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Five mental health myths that need to be busted


4 October 2019 at 4:56 pm
Maggie Coggan
Talking about mental health and raising awareness is important. But there are some myths about mental illness floating around that are slowing down progress. To mark Mental Health Week, we look into some of the biggest myths out there. 


Maggie Coggan | 4 October 2019 at 4:56 pm


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Five mental health myths that need to be busted
4 October 2019 at 4:56 pm

Talking about mental health and raising awareness is important. But there are some myths about mental illness floating around that are slowing down progress. To mark Mental Health Week, we look into some of the biggest myths out there. 

Myth 1: Mental illness only affects a few people.

Wrong! Research has found that mental illness affects around one in five Australian’s, and around half of the country’s population will report experiencing some sort of mental health issue in their lifetime.    

Myth 2: It’s caused by a weak character.

Also wrong. Environmental, biological, social and genetic factors all play into why you might develop a mental illness. 

Dr Mark Deady from the Black Dog Institute’s workplace mental health research program says this idea can actually stop people getting help.  

“There’s an idea that people can snap out of it if they choose to, which prevents an open discussion and leads to a fostering of that stigma,” he says. 

Myth 3: People who do have mental illness can’t hold down a job.

Also not true. But Mark says it is important for a workplace to make sure that if an employee is going through a tough time, they are properly supported and can take a break when they need to.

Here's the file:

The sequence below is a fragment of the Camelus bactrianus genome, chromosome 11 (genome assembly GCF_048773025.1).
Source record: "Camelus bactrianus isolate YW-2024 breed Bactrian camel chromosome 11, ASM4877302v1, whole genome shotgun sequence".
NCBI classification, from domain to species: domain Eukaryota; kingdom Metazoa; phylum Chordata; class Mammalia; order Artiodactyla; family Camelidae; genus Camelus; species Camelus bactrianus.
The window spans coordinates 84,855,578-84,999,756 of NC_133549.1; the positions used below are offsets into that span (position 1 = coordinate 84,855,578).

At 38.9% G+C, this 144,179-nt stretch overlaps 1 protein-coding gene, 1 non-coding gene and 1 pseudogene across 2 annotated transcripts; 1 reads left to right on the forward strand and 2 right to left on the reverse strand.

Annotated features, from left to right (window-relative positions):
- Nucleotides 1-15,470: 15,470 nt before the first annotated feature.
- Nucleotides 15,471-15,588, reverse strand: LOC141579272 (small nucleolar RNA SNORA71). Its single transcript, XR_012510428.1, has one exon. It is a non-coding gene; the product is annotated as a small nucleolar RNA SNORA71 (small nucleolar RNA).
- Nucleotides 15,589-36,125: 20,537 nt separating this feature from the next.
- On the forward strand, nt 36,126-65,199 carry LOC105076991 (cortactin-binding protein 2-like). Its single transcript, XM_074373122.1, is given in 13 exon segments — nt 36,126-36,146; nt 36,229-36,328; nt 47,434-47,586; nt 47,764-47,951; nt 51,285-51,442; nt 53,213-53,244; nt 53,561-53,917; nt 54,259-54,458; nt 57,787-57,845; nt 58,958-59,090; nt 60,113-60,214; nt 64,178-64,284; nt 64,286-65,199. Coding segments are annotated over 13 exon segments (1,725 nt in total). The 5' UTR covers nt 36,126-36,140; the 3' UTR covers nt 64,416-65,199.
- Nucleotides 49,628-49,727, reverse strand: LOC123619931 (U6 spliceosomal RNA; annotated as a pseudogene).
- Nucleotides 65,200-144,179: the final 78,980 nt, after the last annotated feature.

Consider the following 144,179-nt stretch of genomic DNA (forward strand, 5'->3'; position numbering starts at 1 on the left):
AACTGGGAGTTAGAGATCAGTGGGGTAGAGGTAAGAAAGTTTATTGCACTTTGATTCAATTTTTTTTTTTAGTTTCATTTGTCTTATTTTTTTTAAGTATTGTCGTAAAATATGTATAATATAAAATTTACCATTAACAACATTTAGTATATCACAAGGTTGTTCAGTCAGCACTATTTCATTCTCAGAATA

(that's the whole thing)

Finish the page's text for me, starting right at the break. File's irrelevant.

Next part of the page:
“Certainly from a management side of things, we know that managers who are seen by their employees to be supportive are associated with employees feeling less distressed,” he says.  

Myth 4: People with mental illness will never get better.

For most mental health issues, there are treatments and for commonly experienced illnesses such as depression and anxiety, the recovery rates are really good. 

“One of the biggest difficulties we face is that the rates of help-seeking generally can be quite low,” Mark says.  

Myth 5: Going to see a therapist means you are unwell.

Going to see a therapist about why you’re feeling stressed or to work through a big life transition is just treating your brain well, in the same way you might exercise and not smoke cigarettes to look after your heart and lungs. 

If you’re an employer looking for advice on how to provide the right mental health support for your staff, check out our article: How to support mental health in your workplace.

 

If you or someone you know is experiencing issues with mental health, please contact Lifeline Australia on 13 11 14, Kids Helpline on 1800 55 1800, or headspace on 1800 650 890.


Maggie Coggan  |  Journalist  |  @MaggieCoggan

Maggie Coggan is a journalist at Pro Bono News covering the social sector.

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